The method of holding or containing lubricating material 21 depends upon the physical state of the material. Either a solid or a liquid lubricating material can be applied to a high quality fabric, such as a fabric that is suitable for clean room use. A solid lubricating material can be cast in sheet form. An open cell plastic matrix, or a sintered, nonreactive metal structure can be used to hold a quantity of the lubricating material in its bulk form.

While the invention is not to be limited to a specific organic lubricant material, in a preferred embodiment, the lubricant was a carboxylic acid, for example a saturated fatty acid of which palmitic acid and stearic acid are examples. By way of a further example, most commercial stearic acids are about 45% palmitic acid, about 50% stearic acid and about 5% saturated carboxylic acids of similar molecular weight.

Ideally, the various mechanisms (not shown) within housing 36 should not "getter" the lubricant vapor out of air stream 20. At the very least, virtually none of the lubricant vapor should be removed from the air stream by such mechanisms, since in accordance with the invention, the lubricant vapors in this air stream are deposited as a mono-molecular Langmuir film of lubricant on the recording surface of the disks, and these vapors are always required to support this film.

Leakage air 26 exits compartment 36 by way of an annular seal means 45. FIG. 6 is an enlarged view of the bottom portion of annular cup-shaped spindle 32 on which the disks are mounted. This enlarged view shows use of an annular labyrinth seal that is formed with the housing's stationary bottom wall 46. Leakage air 26 passes through bearings 37, and returns to the ambient air surrounding the disk file.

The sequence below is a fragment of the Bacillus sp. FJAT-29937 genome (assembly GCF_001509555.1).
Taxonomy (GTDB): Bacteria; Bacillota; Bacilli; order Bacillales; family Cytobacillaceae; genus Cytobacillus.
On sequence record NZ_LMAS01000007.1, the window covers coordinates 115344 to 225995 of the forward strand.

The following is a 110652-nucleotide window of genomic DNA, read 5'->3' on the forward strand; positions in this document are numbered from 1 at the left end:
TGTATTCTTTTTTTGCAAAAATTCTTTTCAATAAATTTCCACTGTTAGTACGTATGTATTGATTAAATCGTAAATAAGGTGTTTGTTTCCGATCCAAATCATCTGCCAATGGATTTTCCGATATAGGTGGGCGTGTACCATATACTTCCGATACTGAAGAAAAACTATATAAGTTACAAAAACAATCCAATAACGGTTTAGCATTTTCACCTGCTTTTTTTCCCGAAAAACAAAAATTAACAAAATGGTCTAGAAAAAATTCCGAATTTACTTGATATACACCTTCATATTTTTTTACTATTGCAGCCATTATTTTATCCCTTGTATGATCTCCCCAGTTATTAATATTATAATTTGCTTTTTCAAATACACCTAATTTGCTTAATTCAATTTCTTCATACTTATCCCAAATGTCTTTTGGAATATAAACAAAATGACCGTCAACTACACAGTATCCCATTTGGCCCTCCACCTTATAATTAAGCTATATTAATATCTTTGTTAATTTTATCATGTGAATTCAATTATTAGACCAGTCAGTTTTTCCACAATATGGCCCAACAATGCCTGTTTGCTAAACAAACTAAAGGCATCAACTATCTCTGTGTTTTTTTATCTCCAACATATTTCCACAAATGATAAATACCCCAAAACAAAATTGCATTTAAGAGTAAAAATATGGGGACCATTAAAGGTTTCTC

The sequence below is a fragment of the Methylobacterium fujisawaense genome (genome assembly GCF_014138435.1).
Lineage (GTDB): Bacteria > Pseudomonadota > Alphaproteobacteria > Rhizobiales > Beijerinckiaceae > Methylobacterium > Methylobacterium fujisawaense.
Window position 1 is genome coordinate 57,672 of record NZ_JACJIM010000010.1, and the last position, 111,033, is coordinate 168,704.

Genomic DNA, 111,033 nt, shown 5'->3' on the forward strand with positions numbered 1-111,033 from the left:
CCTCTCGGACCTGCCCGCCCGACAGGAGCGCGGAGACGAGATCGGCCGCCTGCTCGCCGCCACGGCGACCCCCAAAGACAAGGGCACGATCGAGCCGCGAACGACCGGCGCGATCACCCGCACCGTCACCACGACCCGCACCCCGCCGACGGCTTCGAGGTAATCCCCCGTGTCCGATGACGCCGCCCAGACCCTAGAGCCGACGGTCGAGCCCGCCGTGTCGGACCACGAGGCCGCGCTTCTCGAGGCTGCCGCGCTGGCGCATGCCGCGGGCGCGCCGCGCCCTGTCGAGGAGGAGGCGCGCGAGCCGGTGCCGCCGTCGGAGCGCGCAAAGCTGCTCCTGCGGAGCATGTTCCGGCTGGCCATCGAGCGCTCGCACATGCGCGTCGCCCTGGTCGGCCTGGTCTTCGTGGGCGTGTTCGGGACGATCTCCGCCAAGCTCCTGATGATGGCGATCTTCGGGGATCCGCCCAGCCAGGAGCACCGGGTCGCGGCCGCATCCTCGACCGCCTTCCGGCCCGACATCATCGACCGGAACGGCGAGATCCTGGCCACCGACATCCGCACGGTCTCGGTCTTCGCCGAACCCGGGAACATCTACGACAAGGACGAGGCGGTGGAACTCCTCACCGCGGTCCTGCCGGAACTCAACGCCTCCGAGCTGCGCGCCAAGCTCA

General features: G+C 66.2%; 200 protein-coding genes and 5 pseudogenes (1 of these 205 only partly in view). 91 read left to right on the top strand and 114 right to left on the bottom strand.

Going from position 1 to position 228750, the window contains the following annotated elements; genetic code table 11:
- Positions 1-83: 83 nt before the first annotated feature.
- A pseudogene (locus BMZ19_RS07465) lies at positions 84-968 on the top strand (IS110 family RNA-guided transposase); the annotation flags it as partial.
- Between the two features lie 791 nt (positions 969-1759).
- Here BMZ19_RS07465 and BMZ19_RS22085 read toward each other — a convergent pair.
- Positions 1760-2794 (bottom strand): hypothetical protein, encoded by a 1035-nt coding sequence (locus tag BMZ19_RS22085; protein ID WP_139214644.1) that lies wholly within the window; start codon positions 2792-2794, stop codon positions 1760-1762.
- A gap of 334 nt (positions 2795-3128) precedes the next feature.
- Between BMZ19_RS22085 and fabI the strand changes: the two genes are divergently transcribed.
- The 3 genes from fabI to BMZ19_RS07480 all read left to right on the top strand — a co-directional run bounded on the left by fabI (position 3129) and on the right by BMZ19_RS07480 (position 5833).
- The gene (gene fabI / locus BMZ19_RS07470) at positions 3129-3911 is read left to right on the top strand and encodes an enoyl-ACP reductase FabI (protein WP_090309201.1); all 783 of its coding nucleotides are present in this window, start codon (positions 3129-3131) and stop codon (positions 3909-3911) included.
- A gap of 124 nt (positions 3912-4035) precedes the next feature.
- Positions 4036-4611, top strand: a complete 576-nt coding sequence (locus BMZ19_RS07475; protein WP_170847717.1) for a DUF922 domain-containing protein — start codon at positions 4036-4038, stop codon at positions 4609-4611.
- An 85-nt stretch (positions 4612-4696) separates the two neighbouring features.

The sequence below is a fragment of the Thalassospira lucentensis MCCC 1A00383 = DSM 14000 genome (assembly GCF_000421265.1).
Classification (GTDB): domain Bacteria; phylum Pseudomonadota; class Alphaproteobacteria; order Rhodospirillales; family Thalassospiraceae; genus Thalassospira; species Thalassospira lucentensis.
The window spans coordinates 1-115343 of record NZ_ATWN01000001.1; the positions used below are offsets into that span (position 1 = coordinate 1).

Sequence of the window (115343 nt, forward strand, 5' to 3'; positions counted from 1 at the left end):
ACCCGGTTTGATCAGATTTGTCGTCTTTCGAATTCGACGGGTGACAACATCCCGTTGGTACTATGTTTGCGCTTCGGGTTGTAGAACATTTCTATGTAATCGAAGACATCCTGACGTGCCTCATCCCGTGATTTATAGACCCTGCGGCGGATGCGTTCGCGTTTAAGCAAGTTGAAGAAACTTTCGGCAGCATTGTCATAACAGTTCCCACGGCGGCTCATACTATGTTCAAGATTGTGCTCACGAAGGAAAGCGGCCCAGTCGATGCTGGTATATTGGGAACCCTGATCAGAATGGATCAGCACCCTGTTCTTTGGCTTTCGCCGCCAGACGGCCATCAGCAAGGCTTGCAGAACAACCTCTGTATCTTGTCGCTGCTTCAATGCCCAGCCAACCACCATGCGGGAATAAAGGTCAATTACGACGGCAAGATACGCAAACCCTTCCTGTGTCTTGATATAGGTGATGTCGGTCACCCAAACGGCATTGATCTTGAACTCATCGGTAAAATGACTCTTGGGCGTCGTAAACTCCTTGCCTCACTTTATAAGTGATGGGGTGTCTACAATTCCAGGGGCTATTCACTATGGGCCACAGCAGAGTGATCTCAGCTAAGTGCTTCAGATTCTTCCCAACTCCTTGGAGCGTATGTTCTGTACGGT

When the disk file is inactive, that is when the disks are not spinning, the above described leakage air flow 25-26 does not generally occur. Due to the placement of the orifice or diffusion tube 43, there is very little tendency for lubricant vapors to migrate into and thus be absorbed by filter 41 during the file's inactive periods. This effect would not be detrimental to the file, however it would place a load on filter 41.

Orifice 40 also reduces the loading of filter 41 when the disk file is inactive in that very little of the external air surrounding the housing will enter orifice 40 in the absence of the spinning of disks 30.

FIGS. 7 and 8 show another version of this invention's first embodiment, wherein the lubricant (i.e. source 21 of FIG. 2) is contained in an arcuate member 70 that is held in an area 71 formed in the top cover 72 of the disk file (not shown). Details of construction of source member 70 are best seen in the enlarged and exploded bottom view of FIG. 8.

Cover 72 is preferably formed of black aluminum, so as to provide a cool mounting location for the lubricant source. The cover's top planar surface 73 is provided with an arcuate recessed area 71 that is open to the underside of the cover at its two end slots 74 and 75. The spinning disks, located directly under the cover, operate to induct air flow out of slot 75, for example.

Lubricant source 70 fits within area 71, and an adhesive tape member 76 is used to seal source 70 within this cover area. In order to protect source 70 from sources of external heat, tape member 76 is preferably aluminized on its outer surface.

As will be apparent, the air stream entering slot 75 passes through source member 70 and reenters the disk file by way of slot 74.

With reference to FIG. 8, source member 70 comprises a Teflon.sup. base member 77 having a center wall 78 and a pair of outside walls 79 and 80. The lubricant reservoir comprises a thin flexible ribbon member 81. Member 81 is, for example, formed of fiberglass, for example HEPA, that has been impregnated with the selected lubricant. The amount of lubricant contained in the fiberglass should not be excessive, since the lubricant should not flow out of the fiberglass if the lubricant is heated to above its melting point. The lubricant is contained in the fiberglass in its bulk form, for example in its crystalline form. This is done, for example, by heating stearic acid to above its melting point, and then placing a predetermined number of drops of the heated, liquid lubricant on member 81.